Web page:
I became a teacher straight out of college. Three days after graduating, in fact. I packed some books, a duffel bag of clothes, and my laptop into my 95 Chrysler Concord, and headed for TFA Institute. I worked 20 hour days, was awful, improved, was awful again, doubted myself, redoubled my efforts. After finishing, I found a full time job as a Special Education teacher at a Title 1 school in LA. I struggled and I hated it and I loved it.
In the three years since then, I've taught everything from 1st grade Word Study, 10th grade World History, CAHSEE Math Interventions, to Life Skills to students with Down’s Syndrome and Autism. I've planned lessons on quadratic equations, on making pancakes, on Mendelian genetics, on the difference between a hard "c" and a soft "c," and on the ways you can make change from a dollar. I've written hundreds of IEPs, celebrated my students' college acceptances, led my school's Gay-Straight Alliance, drank away the sting of a RIF notice.
I take pride in it. Teaching is hard and good professional work. Community organizing social justice work. It’s a lot of things, at once: It is project management. It is public speaking. It is customer and community service. It is data analysis. When done well, it can be transformative, open kids' minds, and open kids' futures. That deserves reward. When done ineffectively, it can put kids on course to lead unlivable lives in prison, on the streets, or in poverty. That is not acceptable.
It is not, contrary to what people say, always miraculous, uplifting, "rewarding" work. It is not something that requires exceptional patience. It's not the work of saintly miracle workers. It's not alchemy that can't be refined and analyzed and dissected rationally to see what's working and how it's working.
I am still a new teacher, but I’ve been through this and the ringer that is school politics and RIF notices and changes of placement. I've had an administrator screw up and give the job that I was supposed to fill to someone else, leaving me to fill a vacancy I was not qualified or prepared to fill. I've had an administrator tell me, on the first day of school, that there were no books, no curriculum, and no materials for me. I've had five preps a day, and no planning time to deal with them. I've had the "you deal with it; it’s your problem" attitude thrown at me in times of crisis.
I still love what I do, which speaks to what it's about: kids, students, and lives, whether they go on to good things or struggle for decades and decades. That's a decision that I have power over, and I think that's terrifying and magnificent, all at once. It is tremendously important.
Because of that, and because everything is not screwed up beyond the point of being salvageable, teachers need to be there at the table on every matter related to educational reform and reinvention, both of which are necessary given the persistence of truly rotten outcomes for many of our kids. More than that, they need to be at the head of the table with parents and students as the primary stakeholders in and drivers of this fight.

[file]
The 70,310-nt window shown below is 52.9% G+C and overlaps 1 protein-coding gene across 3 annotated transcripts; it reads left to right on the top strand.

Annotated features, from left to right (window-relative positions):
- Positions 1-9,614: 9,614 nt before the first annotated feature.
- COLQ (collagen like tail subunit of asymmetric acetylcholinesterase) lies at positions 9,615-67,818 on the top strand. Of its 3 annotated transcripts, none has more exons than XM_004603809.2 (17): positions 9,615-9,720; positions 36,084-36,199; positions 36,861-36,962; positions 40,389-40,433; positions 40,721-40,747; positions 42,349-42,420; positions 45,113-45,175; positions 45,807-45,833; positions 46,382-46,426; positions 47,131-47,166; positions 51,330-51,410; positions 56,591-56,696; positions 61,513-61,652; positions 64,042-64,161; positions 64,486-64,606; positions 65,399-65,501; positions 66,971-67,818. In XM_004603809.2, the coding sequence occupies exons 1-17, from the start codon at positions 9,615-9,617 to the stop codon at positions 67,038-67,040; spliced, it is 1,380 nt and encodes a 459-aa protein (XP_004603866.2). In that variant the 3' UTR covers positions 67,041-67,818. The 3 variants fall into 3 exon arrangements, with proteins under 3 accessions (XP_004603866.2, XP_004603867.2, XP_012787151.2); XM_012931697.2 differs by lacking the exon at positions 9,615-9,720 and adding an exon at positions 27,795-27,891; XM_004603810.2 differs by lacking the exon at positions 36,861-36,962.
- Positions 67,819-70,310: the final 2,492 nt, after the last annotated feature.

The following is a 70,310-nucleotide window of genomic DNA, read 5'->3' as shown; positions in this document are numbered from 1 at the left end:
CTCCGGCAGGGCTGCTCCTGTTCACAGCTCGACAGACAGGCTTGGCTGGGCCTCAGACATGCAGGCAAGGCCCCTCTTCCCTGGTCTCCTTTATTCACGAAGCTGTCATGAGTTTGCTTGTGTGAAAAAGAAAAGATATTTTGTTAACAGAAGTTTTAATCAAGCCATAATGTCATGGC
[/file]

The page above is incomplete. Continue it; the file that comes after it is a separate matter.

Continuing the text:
If there's anything that the examples of Michelle Rhee in D.C. or the Chicago teachers back in the Fall or the recent no-confidence vote in John Deasy here in LA demonstrate, it's that there is a real and legitimate feeling of siege among teachers today, with teachers feeling disrespected, discounted, and constantly blamed. "Reformer" has become a byword for "Anti-teacher" and "Anti-union," not entirely without cause.
This demonization of teachers and of teachers' unions is both stupid and dangerous, and is predicated on the erroneous presumption that we don't know what our jobs are about: outcomes. Teachers are smart, innovative, savvy people and we care about students deeply. We know what the system needs and what it is not doing effectively better than politicians, private educational consulting firms, the Heritage Foundation, and Arne Duncan do. What's more, whatever happens, we (and not these other folks) have to implement it.
It's outrageous that district leadership and school boards often lack teacher presence. It's inexcusable that major decisions at the district level often go forward with their plans without bothering with soliciting teacher input. Teacher presence and input should be minimal requirements. Teacher leadership and ownership should be the ultimate aim. Every district in the country should make teacher leadership and ownership of reform initiatives a priority, by regularly bringing in teachers to participate in policy making directly.
Better for us all that, like the lessons we teach, the IEPs we write, and the interventions we administer, we implement something that we have a hand in creating and shaping.
There are definite models for what this looks like in practice, such as in Baltimore, where a new teacher evaluation and career pathway system is being constructed with the active involvement both of school leaders and of the Baltimore teachers' union.
Without following examples like that, we will never have effective reform that meets the needs of students and that improves their lives. Without those things, economic inequality will continue to increase, the country will continue to fall behind in achievement relative to other nations, and the public education system will continue to be in a state of perpetual crisis.